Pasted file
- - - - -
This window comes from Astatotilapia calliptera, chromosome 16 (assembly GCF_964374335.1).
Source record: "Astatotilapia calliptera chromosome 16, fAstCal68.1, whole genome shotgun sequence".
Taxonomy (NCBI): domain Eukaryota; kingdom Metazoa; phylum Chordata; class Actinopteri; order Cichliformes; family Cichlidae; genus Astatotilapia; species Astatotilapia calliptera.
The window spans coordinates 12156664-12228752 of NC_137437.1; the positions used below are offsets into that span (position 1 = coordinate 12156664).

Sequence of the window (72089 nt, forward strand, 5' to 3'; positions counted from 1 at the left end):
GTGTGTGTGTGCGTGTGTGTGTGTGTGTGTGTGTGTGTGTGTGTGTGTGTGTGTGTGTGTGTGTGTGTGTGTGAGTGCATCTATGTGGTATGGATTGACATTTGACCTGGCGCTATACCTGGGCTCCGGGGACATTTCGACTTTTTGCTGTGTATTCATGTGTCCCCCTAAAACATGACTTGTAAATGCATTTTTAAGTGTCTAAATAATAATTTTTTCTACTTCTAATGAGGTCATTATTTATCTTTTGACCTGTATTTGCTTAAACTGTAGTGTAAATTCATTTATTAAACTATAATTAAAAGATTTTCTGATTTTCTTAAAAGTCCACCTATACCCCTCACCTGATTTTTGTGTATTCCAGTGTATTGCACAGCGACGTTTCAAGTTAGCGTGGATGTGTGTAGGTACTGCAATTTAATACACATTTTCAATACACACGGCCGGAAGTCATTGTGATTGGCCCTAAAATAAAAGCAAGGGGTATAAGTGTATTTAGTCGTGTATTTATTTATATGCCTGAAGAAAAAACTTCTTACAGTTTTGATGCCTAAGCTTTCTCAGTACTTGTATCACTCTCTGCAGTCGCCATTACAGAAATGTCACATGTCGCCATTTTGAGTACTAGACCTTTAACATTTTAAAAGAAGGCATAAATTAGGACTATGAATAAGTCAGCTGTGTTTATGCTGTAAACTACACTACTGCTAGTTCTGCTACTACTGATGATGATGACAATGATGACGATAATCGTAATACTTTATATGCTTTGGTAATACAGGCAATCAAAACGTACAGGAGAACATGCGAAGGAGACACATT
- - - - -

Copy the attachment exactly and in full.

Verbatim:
This window comes from Astatotilapia calliptera, chromosome 16 (assembly GCF_964374335.1).
Source record: "Astatotilapia calliptera chromosome 16, fAstCal68.1, whole genome shotgun sequence".
Taxonomy (NCBI): domain Eukaryota; kingdom Metazoa; phylum Chordata; class Actinopteri; order Cichliformes; family Cichlidae; genus Astatotilapia; species Astatotilapia calliptera.
The window spans coordinates 12156664-12228752 of NC_137437.1; the positions used below are offsets into that span (position 1 = coordinate 12156664).

Sequence of the window (72089 nt, forward strand, 5' to 3'; positions counted from 1 at the left end):
GTGTGTGTGTGCGTGTGTGTGTGTGTGTGTGTGTGTGTGTGTGTGTGTGTGTGTGTGTGTGTGTGTGTGTGTGAGTGCATCTATGTGGTATGGATTGACATTTGACCTGGCGCTATACCTGGGCTCCGGGGACATTTCGACTTTTTGCTGTGTATTCATGTGTCCCCCTAAAACATGACTTGTAAATGCATTTTTAAGTGTCTAAATAATAATTTTTTCTACTTCTAATGAGGTCATTATTTATCTTTTGACCTGTATTTGCTTAAACTGTAGTGTAAATTCATTTATTAAACTATAATTAAAAGATTTTCTGATTTTCTTAAAAGTCCACCTATACCCCTCACCTGATTTTTGTGTATTCCAGTGTATTGCACAGCGACGTTTCAAGTTAGCGTGGATGTGTGTAGGTACTGCAATTTAATACACATTTTCAATACACACGGCCGGAAGTCATTGTGATTGGCCCTAAAATAAAAGCAAGGGGTATAAGTGTATTTAGTCGTGTATTTATTTATATGCCTGAAGAAAAAACTTCTTACAGTTTTGATGCCTAAGCTTTCTCAGTACTTGTATCACTCTCTGCAGTCGCCATTACAGAAATGTCACATGTCGCCATTTTGAGTACTAGACCTTTAACATTTTAAAAGAAGGCATAAATTAGGACTATGAATAAGTCAGCTGTGTTTATGCTGTAAACTACACTACTGCTAGTTCTGCTACTACTGATGATGATGACAATGATGACGATAATCGTAATACTTTATATGCTTTGGTAATACAGGCAATCAAAACGTACAGGAGAACATGCGAAGGAGACACATT